Pulitzer Prize-winning author of , Upton Sinclair observed, “It is difficult to get a man to understand something when his job depends on not understanding it.”
If Mr. Sinclair were alive today, he might add this corollary: “A consultant’s findings are directly related to the bias of the one paying her bill.”
Take, for example, the wetland consultant hired by Horizon Bank & David Edelstein (HB&E), developers of the Fairhaven Highlands project on Chuckanut Ridge. When asked to determine if any of the Chuckanut Ridge wetlands meet the criteria for Category I mature forested wetlands, the consultant’s findings were so blatantly biased in favor of the developers, I fully expected her memo to conclude with: cha-ching! Her findings: None of the Chuckanut Ridge wetlands are mature forested, and none meet the criteria for Category I.
HB&E’s consultant had no qualms about ignoring the fact that the four largest wetlands had already been determined to be Category I mature forested wetlands in the 1996 Chuckanut Ridge draft environmental impact statement (DEIS) that the US Army Corps of Engineers already determined that seven of the property’s wetlands were mature forested as recently as April 2006.
Undaunted, HB&E’s consultant opted to play a little shell game with the Dept of Ecology’s definition for mature forest. While referring to the Special Characteristics section of Ecology’s Wetland Rating Form, HB&E’s consultant deceptively substituted Ecology’s definition with one from the Dept of Fish & Wildlife. Seems like an innocent sleight-of-hand until you grasp its impact.
According to question 4.0 of the Special Characteristics (SC) section of Ecology’s rating form, mature forest means: “Stands where the largest trees are 80 – 200 years old have average diameters exceeding 21 inches.” (Emphasis added)
HB&E’s consultant replaced the Ecology definition with: “Stands with average diameters exceeding 21 inches.”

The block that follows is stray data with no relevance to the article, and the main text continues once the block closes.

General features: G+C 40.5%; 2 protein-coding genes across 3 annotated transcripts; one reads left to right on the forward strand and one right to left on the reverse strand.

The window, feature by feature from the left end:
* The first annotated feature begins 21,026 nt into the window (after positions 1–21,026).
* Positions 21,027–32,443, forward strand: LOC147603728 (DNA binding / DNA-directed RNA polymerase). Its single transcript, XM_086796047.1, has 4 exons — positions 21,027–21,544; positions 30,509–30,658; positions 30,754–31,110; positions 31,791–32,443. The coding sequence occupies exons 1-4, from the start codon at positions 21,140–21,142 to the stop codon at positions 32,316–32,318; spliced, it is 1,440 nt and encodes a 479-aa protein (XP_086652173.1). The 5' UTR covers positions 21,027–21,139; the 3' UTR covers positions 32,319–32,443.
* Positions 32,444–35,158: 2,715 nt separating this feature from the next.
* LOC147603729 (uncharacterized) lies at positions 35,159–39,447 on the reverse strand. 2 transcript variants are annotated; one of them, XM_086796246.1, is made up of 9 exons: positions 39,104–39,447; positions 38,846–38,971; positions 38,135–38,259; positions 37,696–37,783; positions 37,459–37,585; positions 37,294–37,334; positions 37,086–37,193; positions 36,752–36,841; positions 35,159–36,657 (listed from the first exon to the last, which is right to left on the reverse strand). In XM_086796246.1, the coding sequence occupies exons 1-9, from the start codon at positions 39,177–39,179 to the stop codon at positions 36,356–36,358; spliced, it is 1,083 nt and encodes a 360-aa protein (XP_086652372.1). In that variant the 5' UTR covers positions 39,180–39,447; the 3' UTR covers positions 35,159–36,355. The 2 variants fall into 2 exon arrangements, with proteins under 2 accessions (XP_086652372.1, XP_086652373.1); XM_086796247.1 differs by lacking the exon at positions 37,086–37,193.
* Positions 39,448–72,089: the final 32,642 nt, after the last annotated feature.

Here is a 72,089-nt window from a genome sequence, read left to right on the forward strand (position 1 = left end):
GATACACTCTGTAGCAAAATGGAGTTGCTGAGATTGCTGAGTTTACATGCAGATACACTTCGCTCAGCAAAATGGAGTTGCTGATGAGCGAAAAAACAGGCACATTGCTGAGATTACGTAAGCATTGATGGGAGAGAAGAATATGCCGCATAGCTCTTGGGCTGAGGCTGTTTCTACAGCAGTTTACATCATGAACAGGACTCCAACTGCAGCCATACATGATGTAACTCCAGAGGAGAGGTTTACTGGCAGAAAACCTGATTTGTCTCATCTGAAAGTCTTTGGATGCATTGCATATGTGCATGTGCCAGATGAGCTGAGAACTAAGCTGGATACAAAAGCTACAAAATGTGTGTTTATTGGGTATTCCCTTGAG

Which is correct? Do we take the average diameter of the largest trees - as stipulated by Ecology in the wetland rating form - or do we take the average diameter of the entire stand, including (theoretically) all saplings?
I spoke with the Fish & Wildlife mature forest specialist who confirmed there are significant problems with their definition. In fact, the potential results of using an average of the entire stand are so distorted that many old growth forests (those older than 200 years) would not even meet the criteria for the much younger mature forest under this definition.
As the Fish & Wildlife specialist explained, is the agency responsible for rating wetlands, Fish & Wildlife, and he deferred to the mature forest definition provided in the Ecology rating form under question 4.0 of the Special Characteristics section (SC 4.0).
Given the confusion and deception surrounding this issue, Mayor Pike directed the city’s Certified Arborist to prepare a wetland tree survey to help determine whether the Chuckanut Ridge wetlands are mature forested. In his report filed January 16, 2009, the city’s Certified Arborist identified 84 trees with diameters greater than 21”. This report has been sent to the wetland specialist at the Dept of Ecology who confirmed that, based on the tree survey and size of the wetlands, these wetlands meet the mature forested criteria according to the Ecology rating system.
Still with me? Here’s where it gets interesting.
When the city’s planning director “quickly reviewed” the Fairhaven Highlands Wetland Tree Survey, he immediately fired out an email to his staff asserting:
1) Even though the report was requested by his boss, Mayor Pike, it “was conducted outside of the SEPA process without the knowledge or any oversight from this office.”
2) The author of this report (the city’s own Certified Arborist), “appears not to have applied the best techniques in applying the City’s unique definition of Mature Forested.”
3) “I am not sure that the author would meet the test of ‘qualified expert’ as defined in the BMC.”
I wonder what our friend Upton Sinclair would make of the planning director having such a hard time understanding that the Chuckanut Ridge wetlands really are mature forested. Why would the planning director’s job depend on not understanding that?
Stay tuned… this has the makings of an electrifying turf battle.